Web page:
‘Arts and Ideals: President John F. Kennedy’ summons a brief shining moment when the arts captured America’s imagination

The mandate of the John F. Kennedy Center for the Performing Arts in Washington DC, which has just concluded the celebration of its fiftieth anniversary, is far broader than that of being one of America’s premiere performing arts centers. Rather, as the nation’s cultural center, its goal is to invite art into the lives of all Americans and ensure it represents the cultural diversity of America.

An equally important component of the mission is to serve as a living memorial to the thirty-fifth President of the United States. A new permanent exhibit, Arts and Ideals: President John F. Kennedy, is an impressive, inspiring and often thought-provoking evocation of the man and his commitment to the arts.

The genesis of what was to become the Kennedy Center began in a climate of bipartisanship. One of the early voices urging the establishment of a national cultural center was that of Eleanor Roosevelt, wife of President Franklin D. Roosevelt. It wasn’t until 1958 and two presidential administrations later, however, that President Dwight D. Eisenhower signed bipartisan legislation creating a National Cultural Center in the nation’s capital.

In 1962, President and First Lady Jacqueline Kennedy launched a $30 million fundraising campaign for the Center’s construction. Former President Eisenhower and his wife, Mamie, participated in the event to demonstrate bipartisan support for a world-class center for the performing arts in Washington. Mamie Eisenhower and Jaqueline Kennedy were cochairs of the fundraising efforts. After President Kennedy’s assassination, an Act of Congress signed into law President Lyndon B. Johnson’s designation of the National Cultural Center as a living memorial to the slain president.

The Philadelphia-based architectural firm of KieranTimberlake headed the multi-faceted design team that transformed an atrium into the JFK Gallery with 7,500 square feet of exhibition space. The exhibit itself was designed and produced by Pentagram, the world’s largest independent design firm, in consultation with five nationally recognized historians with expertise ranging from the presidency to jazz and civil rights.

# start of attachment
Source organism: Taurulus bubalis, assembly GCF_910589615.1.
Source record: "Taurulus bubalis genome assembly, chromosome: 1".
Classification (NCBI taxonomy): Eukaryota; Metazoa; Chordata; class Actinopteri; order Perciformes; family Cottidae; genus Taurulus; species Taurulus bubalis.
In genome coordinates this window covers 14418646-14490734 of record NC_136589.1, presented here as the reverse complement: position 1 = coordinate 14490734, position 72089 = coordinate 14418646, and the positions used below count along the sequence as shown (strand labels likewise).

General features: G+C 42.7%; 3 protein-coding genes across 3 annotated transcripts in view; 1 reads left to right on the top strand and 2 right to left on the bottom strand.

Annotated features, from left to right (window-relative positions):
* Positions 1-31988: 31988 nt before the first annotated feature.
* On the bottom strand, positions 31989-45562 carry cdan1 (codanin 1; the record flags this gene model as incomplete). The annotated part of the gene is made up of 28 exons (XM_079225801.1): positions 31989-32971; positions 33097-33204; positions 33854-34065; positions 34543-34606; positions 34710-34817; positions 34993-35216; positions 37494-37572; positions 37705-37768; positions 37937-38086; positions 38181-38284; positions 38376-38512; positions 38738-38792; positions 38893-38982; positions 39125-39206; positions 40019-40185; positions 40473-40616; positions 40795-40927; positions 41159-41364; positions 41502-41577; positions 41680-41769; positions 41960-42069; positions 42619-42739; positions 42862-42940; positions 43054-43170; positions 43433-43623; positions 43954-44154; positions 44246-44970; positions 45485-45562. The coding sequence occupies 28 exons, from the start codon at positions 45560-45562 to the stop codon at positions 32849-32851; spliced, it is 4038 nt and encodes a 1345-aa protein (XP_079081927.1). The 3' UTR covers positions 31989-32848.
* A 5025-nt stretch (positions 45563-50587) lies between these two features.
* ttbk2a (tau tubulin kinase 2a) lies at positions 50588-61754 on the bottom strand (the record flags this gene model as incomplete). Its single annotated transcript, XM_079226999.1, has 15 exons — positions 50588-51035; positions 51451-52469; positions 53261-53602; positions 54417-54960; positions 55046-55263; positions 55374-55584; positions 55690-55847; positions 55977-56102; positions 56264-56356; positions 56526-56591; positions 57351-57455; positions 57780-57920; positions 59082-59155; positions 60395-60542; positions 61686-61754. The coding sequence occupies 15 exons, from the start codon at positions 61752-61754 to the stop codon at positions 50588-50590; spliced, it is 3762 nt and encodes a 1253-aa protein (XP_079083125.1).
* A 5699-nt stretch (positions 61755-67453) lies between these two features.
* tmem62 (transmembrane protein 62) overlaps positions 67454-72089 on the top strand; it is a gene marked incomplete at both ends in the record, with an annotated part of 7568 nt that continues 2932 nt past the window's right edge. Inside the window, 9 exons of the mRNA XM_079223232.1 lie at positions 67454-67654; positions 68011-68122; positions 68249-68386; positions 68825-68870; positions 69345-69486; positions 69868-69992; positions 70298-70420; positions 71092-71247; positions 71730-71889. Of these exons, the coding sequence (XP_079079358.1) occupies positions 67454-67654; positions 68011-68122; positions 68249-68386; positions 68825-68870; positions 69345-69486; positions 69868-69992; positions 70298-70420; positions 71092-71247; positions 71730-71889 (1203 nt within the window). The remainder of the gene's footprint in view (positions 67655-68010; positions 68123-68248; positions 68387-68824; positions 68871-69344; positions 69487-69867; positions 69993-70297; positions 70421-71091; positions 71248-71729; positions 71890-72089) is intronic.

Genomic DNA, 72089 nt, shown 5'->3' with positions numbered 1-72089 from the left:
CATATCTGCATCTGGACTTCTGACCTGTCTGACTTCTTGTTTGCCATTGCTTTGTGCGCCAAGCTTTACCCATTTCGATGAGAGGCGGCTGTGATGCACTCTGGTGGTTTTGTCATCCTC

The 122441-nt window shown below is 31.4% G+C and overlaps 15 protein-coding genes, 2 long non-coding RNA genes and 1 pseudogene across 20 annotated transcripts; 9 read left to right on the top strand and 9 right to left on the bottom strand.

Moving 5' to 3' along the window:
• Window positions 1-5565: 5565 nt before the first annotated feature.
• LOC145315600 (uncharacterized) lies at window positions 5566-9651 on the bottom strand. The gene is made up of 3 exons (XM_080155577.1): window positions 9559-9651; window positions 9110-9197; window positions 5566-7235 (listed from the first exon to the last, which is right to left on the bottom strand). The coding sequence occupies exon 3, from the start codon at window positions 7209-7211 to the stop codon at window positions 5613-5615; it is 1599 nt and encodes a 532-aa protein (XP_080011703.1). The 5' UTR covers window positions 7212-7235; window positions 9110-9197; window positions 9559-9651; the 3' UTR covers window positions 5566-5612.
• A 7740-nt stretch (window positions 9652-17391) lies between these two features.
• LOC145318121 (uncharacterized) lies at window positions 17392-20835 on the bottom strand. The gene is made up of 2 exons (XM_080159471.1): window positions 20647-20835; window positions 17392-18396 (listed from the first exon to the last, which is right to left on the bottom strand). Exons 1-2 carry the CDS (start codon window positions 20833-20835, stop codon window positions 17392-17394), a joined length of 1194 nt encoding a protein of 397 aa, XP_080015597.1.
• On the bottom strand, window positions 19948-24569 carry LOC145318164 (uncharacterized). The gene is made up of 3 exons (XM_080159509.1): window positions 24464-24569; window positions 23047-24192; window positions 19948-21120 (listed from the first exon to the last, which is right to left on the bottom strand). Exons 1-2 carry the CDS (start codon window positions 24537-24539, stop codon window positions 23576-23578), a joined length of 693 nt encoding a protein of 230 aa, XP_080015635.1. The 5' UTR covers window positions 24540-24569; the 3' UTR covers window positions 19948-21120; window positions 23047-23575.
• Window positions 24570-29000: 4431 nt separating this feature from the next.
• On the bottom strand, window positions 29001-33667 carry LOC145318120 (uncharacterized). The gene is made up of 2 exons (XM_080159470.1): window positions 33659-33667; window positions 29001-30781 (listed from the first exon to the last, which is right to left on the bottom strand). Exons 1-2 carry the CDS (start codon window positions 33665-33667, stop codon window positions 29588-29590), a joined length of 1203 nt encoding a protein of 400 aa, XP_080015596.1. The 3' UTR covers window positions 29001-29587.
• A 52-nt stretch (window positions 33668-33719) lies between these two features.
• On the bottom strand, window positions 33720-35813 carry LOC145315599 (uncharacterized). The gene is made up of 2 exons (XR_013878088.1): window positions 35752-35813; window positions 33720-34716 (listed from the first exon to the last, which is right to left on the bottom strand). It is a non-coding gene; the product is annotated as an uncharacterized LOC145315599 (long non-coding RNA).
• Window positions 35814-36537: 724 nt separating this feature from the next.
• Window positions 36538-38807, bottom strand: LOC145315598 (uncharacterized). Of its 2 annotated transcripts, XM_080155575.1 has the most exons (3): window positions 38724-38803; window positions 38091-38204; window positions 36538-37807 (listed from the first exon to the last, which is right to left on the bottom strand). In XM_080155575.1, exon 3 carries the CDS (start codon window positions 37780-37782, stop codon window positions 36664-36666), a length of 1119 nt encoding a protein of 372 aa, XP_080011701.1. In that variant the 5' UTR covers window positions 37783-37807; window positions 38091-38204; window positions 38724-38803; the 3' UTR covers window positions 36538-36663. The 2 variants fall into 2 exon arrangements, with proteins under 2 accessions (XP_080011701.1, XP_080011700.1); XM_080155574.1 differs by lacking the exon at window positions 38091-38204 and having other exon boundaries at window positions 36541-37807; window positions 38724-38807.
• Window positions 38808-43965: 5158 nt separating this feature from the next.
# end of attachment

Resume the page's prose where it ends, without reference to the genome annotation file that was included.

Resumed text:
The exhibit is divided into four areas: Democracy, Social Change, The White House and Culture. Each area is anchored by archival videos of President Kennedy’s landmark speeches. He is heard in the Space Speech – ‘We choose to go to the Moon’ – in which he announced his plan for America to land a man on the moon before 1970. In the Report to the American People on Civil Rights, which President Kennedy delivered on radio and television from the Oval Office in 1963, he is heard proposing legislation that would become the Civil Rights Act of 1964.





The aura of glamour, elegance and sophistication associated with the Kennedy White House has not dimmed. If the President seemed most attuned to the poetry of Robert Frost, whom the exhibit deems ‘America’s Poet’, the First Lady’s interests were all-encompassing: the performing arts, the decorative arts, historic preservation, gardening and, of course, fashion.

The night when the world-renowned Spanish cellist Pablo Casals played at the White House is highlighted in the exhibition. A program of a performance by opera stars soprano Roberta Peters and bass Jerome Hines at a state dinner is also on display. Leonard Bernstein, who was a friend of the Kennedys, is hailed as ‘America’s Composer’.

Jacqueline Kennedy commissioned Bernstein to create a work to open the new performing arts center in 1971. Greeted with mixed reviews, Bernstein’s Mass is now considered one of the composer’s major artistic achievements, and it was revived earlier in September to conclude the Center’s anniversary celebrations.